Working at an RV park isn't always being a seasonal camphost. Some campground and RV park jobs are for specific events or special projects. This article is about some short-term work I've done.
Almost everyone has the impression that working at an RV park is checking in new arrivals and answering the phone taking reservations. Some think about mowing lawns, cleaning restrooms, running the weed eater, and cleaning the buildings and public areas. Probed for what they think the work at an RV park is like, here are common responses: pump propane, work in the snack bar, plan activities, do housekeeping in the cabins, tending the flowerbeds, set up and tear down for entertainment, run and stock the store, clean the pool, pick up garbage, clean out grills and fire pits, and sort mail.
As a seasonal employee of a campground, you likely do at least some of those things. You probably agree to work a certain number of hours a week or month, and commit to working for a season, or at least for several months. Many times, you have a list of daily or weekly duties to perform. You may be a paid employee, may work for your site, or a combination of both. That would be the usual situation for most campground workers.
But, not all RV park work fits into that pattern. I have worked at many campgrounds where I didn't do an of those things. Instead, I've helped with single jobs or projects.
I once worked at an RV park assembling picnic tables. The park had purchased 100 picnic table frames. My work was to help put them together. First we built a template. We then checked it for accuracy. When we were satisfied, we used the template to drill the bolt holes in the planks. After we tired of drilling holes, we assembled the planks, bolts, and metal frames. Then, we delivered the finished tables to the sites. We repeated this two or three times a day, until they were all assembled and put out into the RV park. They paid me for doing this one project. When it was done, I was done.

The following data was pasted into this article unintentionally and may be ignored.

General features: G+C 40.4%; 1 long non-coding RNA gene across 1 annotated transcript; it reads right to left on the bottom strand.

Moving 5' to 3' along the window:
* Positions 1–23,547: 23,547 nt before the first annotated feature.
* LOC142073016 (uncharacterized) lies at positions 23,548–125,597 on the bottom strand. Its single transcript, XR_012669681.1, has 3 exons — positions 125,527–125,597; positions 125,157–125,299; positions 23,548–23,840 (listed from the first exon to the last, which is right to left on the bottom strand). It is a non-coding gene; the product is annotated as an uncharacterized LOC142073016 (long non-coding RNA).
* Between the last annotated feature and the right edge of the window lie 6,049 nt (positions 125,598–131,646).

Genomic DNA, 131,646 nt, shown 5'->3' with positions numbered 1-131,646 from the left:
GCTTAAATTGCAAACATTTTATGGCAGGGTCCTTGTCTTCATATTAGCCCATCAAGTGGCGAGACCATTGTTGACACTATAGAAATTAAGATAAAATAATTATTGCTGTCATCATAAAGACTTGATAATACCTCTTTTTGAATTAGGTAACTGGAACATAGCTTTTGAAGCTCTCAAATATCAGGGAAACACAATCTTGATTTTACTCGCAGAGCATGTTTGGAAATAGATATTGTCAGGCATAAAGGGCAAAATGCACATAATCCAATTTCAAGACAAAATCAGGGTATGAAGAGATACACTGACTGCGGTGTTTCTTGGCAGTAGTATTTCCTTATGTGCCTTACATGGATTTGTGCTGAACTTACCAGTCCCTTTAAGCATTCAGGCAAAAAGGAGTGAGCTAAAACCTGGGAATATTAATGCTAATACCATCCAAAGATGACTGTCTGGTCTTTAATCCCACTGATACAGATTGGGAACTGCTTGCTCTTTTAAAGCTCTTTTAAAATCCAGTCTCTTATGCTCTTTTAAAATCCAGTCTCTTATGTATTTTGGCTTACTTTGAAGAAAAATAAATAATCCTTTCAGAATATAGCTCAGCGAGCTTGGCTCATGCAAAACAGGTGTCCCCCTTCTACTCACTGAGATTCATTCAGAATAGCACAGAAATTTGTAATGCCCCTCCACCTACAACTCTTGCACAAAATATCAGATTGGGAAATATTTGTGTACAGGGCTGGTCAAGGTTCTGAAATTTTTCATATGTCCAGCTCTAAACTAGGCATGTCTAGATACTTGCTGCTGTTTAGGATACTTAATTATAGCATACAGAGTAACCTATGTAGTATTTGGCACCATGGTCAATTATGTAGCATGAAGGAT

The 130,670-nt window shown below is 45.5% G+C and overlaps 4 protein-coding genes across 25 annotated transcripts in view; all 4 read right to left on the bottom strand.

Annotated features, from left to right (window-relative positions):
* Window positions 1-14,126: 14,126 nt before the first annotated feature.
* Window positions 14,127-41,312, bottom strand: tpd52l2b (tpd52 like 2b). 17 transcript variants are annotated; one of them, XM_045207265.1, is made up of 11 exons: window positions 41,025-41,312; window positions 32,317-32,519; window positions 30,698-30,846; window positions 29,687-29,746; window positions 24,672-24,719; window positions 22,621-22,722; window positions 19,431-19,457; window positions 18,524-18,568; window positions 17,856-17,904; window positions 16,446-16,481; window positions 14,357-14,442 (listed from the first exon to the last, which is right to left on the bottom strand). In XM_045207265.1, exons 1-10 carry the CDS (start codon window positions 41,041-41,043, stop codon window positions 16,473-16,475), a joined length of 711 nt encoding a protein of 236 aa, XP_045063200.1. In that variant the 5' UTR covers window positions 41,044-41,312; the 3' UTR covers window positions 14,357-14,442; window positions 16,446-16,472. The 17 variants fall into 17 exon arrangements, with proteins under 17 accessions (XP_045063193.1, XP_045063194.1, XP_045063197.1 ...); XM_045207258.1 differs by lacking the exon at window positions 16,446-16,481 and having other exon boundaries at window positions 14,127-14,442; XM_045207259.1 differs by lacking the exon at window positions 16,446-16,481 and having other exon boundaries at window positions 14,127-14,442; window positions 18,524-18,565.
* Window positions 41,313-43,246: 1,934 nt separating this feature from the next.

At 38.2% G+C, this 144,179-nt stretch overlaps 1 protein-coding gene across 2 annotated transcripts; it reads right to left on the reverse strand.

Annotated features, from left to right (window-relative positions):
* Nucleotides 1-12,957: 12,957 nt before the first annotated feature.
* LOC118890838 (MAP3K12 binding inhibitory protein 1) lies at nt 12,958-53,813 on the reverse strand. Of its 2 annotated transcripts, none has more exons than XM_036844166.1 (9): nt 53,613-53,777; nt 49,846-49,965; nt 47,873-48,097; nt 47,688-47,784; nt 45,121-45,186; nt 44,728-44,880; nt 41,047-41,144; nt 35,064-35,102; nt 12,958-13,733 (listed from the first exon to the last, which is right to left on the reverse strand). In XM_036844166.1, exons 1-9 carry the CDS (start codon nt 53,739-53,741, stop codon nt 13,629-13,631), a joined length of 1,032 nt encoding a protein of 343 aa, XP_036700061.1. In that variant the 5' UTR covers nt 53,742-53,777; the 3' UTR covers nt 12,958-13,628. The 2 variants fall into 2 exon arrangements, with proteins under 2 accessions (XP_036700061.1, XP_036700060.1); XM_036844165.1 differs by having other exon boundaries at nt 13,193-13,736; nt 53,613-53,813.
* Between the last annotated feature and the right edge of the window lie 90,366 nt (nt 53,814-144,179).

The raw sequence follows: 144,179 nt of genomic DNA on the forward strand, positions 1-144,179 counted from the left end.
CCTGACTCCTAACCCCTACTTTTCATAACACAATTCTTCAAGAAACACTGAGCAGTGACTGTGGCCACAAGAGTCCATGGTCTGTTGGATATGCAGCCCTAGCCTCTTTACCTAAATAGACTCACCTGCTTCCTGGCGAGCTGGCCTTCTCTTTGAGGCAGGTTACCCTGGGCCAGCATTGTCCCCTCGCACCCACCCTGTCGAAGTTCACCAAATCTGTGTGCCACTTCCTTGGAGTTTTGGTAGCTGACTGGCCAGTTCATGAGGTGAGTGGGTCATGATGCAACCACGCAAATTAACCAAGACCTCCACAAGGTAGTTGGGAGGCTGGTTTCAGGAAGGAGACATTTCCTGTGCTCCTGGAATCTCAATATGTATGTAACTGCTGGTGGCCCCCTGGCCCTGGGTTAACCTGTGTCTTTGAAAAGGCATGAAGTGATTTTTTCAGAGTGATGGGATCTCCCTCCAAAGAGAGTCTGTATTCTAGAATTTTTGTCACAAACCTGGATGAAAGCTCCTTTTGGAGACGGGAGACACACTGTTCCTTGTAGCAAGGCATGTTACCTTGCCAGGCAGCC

Another time I was hired to help renovate a set of three showers. We tore out the old walls, and installed new faucets, fixtures, and showerheads. Then, we put in new shower pans, replaced the walls with new fiberglass material, caulked the seams, and added new trim. When it was done, I was done.
I helped put asphalt roadways in a section of an RV resort once. We used rakes and shovels to level the existing gravel road. We applied tack oil, and used a drag box to spread the hot mix. We used rakes and shovels to fill in, straighten edges, and make radiuses. Then, we stepped back, while the roller packed the surface hard and smooth. This job took about six hours a day, for about a week. When it was done, I was done.
These are just some of the projects I’ve worked on at RV parks. I got these jobs by being alert as to what was taking place in the campground and offering to help. The park owners were happy for help on projects. It’s hard to keep a park running smoothly if all the regular employees are busy with special projects. I was happy to have the work, without a long-term commitment. They were typical win, win situations.
Coleen's comments: My husband, Bob Nilles, wrote this article about working on special projects at campgrounds and RV parks. Finding RV work is often a matter of being alert, being available, and being willing to do the job.